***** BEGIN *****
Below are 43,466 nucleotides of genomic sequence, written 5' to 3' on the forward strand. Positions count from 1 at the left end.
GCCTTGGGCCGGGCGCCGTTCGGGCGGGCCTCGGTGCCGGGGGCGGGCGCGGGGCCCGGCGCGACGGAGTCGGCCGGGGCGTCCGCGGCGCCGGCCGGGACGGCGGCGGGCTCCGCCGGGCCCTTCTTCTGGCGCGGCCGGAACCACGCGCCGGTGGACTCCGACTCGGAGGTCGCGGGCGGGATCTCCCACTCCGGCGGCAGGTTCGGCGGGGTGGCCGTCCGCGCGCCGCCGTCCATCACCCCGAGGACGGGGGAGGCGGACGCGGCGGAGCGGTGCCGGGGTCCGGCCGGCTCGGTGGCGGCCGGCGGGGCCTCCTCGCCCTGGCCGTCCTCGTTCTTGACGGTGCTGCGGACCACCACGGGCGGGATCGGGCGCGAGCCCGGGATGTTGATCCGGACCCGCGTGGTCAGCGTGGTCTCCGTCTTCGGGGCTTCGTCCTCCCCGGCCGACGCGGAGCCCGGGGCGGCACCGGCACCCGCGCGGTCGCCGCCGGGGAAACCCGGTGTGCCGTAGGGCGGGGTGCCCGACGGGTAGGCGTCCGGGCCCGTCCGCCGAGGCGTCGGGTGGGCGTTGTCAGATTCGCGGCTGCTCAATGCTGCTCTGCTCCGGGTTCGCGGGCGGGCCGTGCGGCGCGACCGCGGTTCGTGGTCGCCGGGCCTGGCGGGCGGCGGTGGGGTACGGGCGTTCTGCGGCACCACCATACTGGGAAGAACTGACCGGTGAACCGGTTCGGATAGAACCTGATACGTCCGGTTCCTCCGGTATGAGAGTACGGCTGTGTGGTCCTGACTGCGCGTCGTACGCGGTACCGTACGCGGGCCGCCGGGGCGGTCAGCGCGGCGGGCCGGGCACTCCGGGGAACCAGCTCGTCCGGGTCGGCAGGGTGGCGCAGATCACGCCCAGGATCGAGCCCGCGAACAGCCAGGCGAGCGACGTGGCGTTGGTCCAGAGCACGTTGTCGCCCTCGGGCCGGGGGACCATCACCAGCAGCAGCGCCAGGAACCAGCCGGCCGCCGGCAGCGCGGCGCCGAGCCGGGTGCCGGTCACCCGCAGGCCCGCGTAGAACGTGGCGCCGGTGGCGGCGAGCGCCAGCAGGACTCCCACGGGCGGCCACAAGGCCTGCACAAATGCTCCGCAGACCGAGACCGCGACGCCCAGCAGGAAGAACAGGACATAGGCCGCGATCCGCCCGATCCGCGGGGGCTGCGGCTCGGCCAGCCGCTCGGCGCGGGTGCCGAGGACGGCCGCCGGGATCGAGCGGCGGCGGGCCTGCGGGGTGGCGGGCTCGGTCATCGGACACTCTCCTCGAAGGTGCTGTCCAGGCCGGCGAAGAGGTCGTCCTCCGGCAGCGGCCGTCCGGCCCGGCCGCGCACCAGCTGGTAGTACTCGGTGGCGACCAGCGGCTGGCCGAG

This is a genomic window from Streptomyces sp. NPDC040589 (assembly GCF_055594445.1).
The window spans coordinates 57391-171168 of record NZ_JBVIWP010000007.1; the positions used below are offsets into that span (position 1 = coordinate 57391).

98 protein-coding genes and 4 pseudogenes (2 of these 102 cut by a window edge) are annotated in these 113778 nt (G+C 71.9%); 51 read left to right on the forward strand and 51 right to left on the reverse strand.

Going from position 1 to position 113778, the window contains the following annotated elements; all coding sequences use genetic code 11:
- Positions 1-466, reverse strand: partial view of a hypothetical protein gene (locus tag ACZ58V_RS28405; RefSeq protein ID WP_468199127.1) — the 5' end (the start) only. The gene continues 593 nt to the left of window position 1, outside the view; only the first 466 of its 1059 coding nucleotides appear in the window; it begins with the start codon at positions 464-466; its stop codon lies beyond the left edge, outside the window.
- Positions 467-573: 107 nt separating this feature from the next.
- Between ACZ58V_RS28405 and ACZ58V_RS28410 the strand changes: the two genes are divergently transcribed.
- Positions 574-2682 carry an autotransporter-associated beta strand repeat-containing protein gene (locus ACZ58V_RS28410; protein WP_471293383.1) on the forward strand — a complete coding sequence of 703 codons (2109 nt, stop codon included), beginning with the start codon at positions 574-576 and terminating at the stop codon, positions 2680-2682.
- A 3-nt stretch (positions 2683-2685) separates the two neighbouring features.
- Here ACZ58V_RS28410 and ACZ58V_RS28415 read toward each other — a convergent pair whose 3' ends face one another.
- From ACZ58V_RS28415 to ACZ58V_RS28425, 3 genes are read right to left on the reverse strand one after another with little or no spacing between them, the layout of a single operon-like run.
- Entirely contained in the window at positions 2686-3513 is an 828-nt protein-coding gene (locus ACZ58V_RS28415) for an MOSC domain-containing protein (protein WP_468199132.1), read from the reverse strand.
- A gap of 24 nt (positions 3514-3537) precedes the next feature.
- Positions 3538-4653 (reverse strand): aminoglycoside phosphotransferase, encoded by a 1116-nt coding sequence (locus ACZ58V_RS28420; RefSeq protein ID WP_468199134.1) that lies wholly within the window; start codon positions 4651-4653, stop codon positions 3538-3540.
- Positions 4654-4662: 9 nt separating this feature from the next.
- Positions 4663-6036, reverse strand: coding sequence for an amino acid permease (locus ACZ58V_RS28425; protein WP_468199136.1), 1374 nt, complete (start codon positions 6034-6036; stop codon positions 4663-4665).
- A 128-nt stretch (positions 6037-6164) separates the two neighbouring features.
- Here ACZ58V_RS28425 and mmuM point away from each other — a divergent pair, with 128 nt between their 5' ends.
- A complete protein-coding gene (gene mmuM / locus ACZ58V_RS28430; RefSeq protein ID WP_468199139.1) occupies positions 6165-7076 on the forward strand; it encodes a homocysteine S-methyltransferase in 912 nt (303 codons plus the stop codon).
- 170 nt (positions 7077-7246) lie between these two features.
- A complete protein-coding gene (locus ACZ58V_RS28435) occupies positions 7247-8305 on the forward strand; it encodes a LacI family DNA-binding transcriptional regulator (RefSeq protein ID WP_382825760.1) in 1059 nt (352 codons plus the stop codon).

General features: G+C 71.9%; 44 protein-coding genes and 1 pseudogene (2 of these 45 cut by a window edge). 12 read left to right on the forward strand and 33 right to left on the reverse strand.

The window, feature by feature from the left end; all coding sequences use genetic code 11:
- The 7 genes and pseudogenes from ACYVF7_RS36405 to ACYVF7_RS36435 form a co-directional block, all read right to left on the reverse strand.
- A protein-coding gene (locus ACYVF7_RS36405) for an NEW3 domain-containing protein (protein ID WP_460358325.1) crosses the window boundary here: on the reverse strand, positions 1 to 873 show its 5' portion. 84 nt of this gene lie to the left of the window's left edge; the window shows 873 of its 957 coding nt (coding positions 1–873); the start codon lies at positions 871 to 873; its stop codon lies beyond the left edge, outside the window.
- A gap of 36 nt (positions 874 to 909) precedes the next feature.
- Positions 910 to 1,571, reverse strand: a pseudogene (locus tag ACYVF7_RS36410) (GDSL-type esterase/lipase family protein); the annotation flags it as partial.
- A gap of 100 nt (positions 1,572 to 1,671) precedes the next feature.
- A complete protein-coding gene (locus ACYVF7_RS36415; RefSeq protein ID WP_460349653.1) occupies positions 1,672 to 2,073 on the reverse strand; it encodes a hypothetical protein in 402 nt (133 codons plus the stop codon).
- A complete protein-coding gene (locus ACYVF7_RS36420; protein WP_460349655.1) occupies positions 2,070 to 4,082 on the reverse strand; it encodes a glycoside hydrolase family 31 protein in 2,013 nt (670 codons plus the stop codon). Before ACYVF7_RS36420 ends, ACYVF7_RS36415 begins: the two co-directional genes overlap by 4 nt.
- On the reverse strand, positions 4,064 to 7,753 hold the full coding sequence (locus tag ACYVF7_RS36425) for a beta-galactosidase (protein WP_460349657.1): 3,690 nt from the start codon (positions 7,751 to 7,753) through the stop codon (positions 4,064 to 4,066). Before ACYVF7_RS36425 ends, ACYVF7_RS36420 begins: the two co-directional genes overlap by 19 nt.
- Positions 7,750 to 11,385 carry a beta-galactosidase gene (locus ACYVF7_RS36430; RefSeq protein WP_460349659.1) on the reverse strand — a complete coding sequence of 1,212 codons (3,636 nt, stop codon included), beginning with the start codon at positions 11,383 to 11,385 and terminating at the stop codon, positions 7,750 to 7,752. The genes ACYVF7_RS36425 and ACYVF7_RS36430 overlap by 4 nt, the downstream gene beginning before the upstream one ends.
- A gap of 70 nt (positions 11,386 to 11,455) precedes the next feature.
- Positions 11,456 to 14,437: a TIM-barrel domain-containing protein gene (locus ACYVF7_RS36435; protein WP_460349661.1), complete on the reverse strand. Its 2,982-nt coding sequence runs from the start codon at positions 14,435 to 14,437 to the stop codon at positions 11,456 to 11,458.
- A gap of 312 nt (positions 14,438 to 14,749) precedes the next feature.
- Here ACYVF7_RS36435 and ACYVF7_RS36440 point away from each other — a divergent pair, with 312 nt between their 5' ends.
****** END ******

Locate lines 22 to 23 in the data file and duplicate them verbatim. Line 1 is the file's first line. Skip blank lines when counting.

- 170 nt (positions 7077-7246) lie between these two features.
- A complete protein-coding gene (locus ACZ58V_RS28435) occupies positions 7247-8305 on the forward strand; it encodes a LacI family DNA-binding transcriptional regulator (RefSeq protein ID WP_382825760.1) in 1059 nt (352 codons plus the stop codon).